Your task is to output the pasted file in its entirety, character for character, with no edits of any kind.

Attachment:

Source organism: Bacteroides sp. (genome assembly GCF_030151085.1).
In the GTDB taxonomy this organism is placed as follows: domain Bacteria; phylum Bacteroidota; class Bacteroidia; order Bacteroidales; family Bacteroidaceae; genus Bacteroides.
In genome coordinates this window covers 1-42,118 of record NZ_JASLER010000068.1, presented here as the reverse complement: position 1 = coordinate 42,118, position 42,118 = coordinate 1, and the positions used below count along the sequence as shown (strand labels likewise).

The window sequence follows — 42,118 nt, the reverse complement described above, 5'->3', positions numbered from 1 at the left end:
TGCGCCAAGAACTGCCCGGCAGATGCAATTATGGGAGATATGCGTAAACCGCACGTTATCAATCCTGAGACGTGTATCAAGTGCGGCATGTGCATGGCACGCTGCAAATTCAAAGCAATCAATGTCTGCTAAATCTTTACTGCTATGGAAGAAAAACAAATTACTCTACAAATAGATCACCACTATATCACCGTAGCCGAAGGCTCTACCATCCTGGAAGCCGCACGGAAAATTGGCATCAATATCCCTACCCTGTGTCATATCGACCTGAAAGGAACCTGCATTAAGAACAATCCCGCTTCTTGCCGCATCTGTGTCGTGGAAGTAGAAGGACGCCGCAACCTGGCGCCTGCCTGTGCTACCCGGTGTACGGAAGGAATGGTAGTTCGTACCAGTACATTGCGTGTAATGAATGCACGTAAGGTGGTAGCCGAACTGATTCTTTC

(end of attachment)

Source organism: Bacteroides sp. (genome assembly GCF_030151085.1).
In the GTDB taxonomy this organism is placed as follows: domain Bacteria; phylum Bacteroidota; class Bacteroidia; order Bacteroidales; family Bacteroidaceae; genus Bacteroides.
In genome coordinates this window covers 1-42,118 of record NZ_JASLER010000068.1, presented here as the reverse complement: position 1 = coordinate 42,118, position 42,118 = coordinate 1, and the positions used below count along the sequence as shown (strand labels likewise).

The window sequence follows — 42,118 nt, the reverse complement described above, 5'->3', positions numbered from 1 at the left end:
TGCGCCAAGAACTGCCCGGCAGATGCAATTATGGGAGATATGCGTAAACCGCACGTTATCAATCCTGAGACGTGTATCAAGTGCGGCATGTGCATGGCACGCTGCAAATTCAAAGCAATCAATGTCTGCTAAATCTTTACTGCTATGGAAGAAAAACAAATTACTCTACAAATAGATCACCACTATATCACCGTAGCCGAAGGCTCTACCATCCTGGAAGCCGCACGGAAAATTGGCATCAATATCCCTACCCTGTGTCATATCGACCTGAAAGGAACCTGCATTAAGAACAATCCCGCTTCTTGCCGCATCTGTGTCGTGGAAGTAGAAGGACGCCGCAACCTGGCGCCTGCCTGTGCTACCCGGTGTACGGAAGGAATGGTAGTTCGTACCAGTACATTGCGTGTAATGAATGCACGTAAGGTGGTAGCCGAACTGATTCTTTC